Includes: Distant Early Warning (from Grace Under Pressure) * Jacob's Ladder (from Permanent Waves) * Limelight (from Moving Pictures) and others.
Overall I'd recommend this book - is there such a thing as a BAD drum book?
Since then I haven't missed a lick or concert. I own just about everything that RUSH has made. So of course I picked up this book and it's sequel.
What I have found is that the books are not accurate transcriptions of Neil's work. Several of the songs are a little watered down so that newbies don't get discouraged. Neil is without a doubt one of the best drummers to hit the skins and these books try to give the percussive student the basics of Neil's work.
Where the books fall short is where they leave out several key kit rudiments that are trademarks of Neil Peart. (e.g. The Peart Roll in several songs like Tom Sawyer). Also, I noticed that the transcripts have written the notes for drums other than what Neil actually uses on various songs. (Who can forget Neil's chimes in Xanadu?)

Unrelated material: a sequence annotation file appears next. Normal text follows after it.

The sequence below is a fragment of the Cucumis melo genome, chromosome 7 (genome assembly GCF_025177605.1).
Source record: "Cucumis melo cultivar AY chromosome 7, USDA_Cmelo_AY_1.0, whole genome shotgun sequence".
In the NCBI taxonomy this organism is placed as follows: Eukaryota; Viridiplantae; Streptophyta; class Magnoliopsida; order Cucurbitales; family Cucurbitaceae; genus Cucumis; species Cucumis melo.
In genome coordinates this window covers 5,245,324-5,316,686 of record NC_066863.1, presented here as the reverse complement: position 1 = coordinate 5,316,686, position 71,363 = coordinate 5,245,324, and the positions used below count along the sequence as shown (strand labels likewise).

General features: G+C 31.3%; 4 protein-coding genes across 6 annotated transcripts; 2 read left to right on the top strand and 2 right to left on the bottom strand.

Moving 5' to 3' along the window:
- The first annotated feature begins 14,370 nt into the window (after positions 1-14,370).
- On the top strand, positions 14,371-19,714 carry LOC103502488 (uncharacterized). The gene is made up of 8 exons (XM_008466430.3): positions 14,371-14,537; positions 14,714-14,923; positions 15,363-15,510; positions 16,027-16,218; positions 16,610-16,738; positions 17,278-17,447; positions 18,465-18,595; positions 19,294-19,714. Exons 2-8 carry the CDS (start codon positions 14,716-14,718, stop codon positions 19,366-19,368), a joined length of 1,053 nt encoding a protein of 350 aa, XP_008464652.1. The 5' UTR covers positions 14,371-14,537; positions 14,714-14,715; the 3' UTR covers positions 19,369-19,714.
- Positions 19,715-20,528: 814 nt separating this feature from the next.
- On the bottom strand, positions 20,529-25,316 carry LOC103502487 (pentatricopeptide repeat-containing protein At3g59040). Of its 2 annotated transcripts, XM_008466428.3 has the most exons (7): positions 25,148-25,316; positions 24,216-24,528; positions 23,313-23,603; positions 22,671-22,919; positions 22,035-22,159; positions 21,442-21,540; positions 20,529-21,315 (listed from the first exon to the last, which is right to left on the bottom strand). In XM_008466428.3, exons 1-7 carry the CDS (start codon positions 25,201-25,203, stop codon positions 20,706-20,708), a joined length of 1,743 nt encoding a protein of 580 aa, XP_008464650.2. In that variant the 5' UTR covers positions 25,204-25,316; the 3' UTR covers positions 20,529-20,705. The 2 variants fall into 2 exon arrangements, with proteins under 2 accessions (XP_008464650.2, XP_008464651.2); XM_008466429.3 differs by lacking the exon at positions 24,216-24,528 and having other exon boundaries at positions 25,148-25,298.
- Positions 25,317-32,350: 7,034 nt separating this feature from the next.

So... don't worry about buying it. The books worth it! Just remember that they are intended to give a fundamental understanding of Neil's work but they are no substitute for watching "Neil Peart - A Work in Progress" (available on VHS), listening to every work by the artist, and practicing his rudiments over and over for hours and hours until it becomes second nature (no pun intended... honestly).
One last thing...
Neil if you read this, I have one of your sticks and would be happy to return it in exchange for an afternoon at your ranch in Canada. <g> (Middletown Dreams)
(I would give the book 5 stars for the subject matter, but there's a small transcription error in "Subdivisions" - I suspect there may be a few more lurking in there.)